At Trace our motto is “We handle the tech. You focus on the game.” The same goes for Player Performance. Our goal is to give you simple yet actionable metrics that will motivate and guide you to be a better player. Below is an explanation of the data we collect on players every game.
Max Efforts is the number of times a player performed on the field at an intensity close to his or her physical limit.
To determine a player’s physical limit we look across the entire game and identify all physical exertion segments. We then identify the segments that have the best combination of speed, acceleration, direction change, and distance covered over a timespan of more than 1 second. Any effort at the top 20% of all segments is a 'Max Effort.'
Use # Max Efforts as a communication tool to get through to players you feel need a little extra push to “give more.” Comparing a player’s # Max Efforts to another player in a similar position can help show them where they can improve – and if they might need to focus on endurance in future training sessions.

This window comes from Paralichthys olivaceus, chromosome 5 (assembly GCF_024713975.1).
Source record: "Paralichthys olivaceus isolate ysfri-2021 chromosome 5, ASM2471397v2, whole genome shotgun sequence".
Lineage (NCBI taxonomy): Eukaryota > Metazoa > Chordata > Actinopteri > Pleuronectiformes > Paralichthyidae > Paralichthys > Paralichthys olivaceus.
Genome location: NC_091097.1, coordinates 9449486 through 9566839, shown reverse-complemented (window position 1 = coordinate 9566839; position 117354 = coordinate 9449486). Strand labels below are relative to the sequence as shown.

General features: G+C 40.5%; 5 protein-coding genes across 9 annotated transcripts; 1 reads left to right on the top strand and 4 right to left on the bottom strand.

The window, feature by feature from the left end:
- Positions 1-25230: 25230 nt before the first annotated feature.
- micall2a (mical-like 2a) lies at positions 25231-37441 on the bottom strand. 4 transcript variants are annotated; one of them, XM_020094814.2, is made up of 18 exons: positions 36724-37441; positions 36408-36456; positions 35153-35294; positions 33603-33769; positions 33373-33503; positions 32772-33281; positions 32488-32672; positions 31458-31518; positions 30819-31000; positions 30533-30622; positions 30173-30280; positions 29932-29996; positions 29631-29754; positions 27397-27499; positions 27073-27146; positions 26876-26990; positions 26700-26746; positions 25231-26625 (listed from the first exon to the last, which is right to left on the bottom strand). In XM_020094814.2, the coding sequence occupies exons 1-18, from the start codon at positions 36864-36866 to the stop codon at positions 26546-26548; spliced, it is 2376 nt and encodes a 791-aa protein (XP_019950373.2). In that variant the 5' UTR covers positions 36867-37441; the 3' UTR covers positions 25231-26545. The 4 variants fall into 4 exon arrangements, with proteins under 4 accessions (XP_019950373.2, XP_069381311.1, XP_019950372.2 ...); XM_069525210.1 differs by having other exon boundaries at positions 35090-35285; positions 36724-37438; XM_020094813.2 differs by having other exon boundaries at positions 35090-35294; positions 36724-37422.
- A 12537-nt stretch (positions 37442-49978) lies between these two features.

Energy remaining is a reflection of the rate at which a player’s activity is declining throughout the game.
We look at Max Efforts across the game’s time span and plot a curve to determine the change in their frequency and intensity. If your player’s Max Effort Pattern is consistent throughout the whole game the Energy Remaining will show as 100%. If your player stopped running altogether by the end of the game, the Energy Remaining would show as 0%.
‘Energy Remaining’ serves as a useful stamina indicator. Players that hover around 50-60% at the end of each half should probably work on their conditioning, or possibly be subbed out for fresher legs.
This is the total distance that a player covered in the game.
Distance is the sum of the total walking and running distance a player covered during a game.
The fastest speed (in miles per hour) that this player recorded during this game.
This is the player’s maximum sustained speed during their fastest sprint.
Much like a car, acceleration tells you how fast (in seconds) a player can achieve his or her individual Top Speed.
We look at all segments where a player has reached (or is near) their Top Speed and average out their acceleration.
The Heat Map color represents the proportion of time a player spent in each area of the field based on GPS location. Grey represents little to no time, while dark blue areas represent the most time spent.
Use the Heat Map to find out if each player is spending their time effectively for the position assigned. In the image below, Player #1 is clearly a goalie, Player #2 is a right defensive back, and Player #3 is a midfielder who is possibly spending too much time in the defensive third.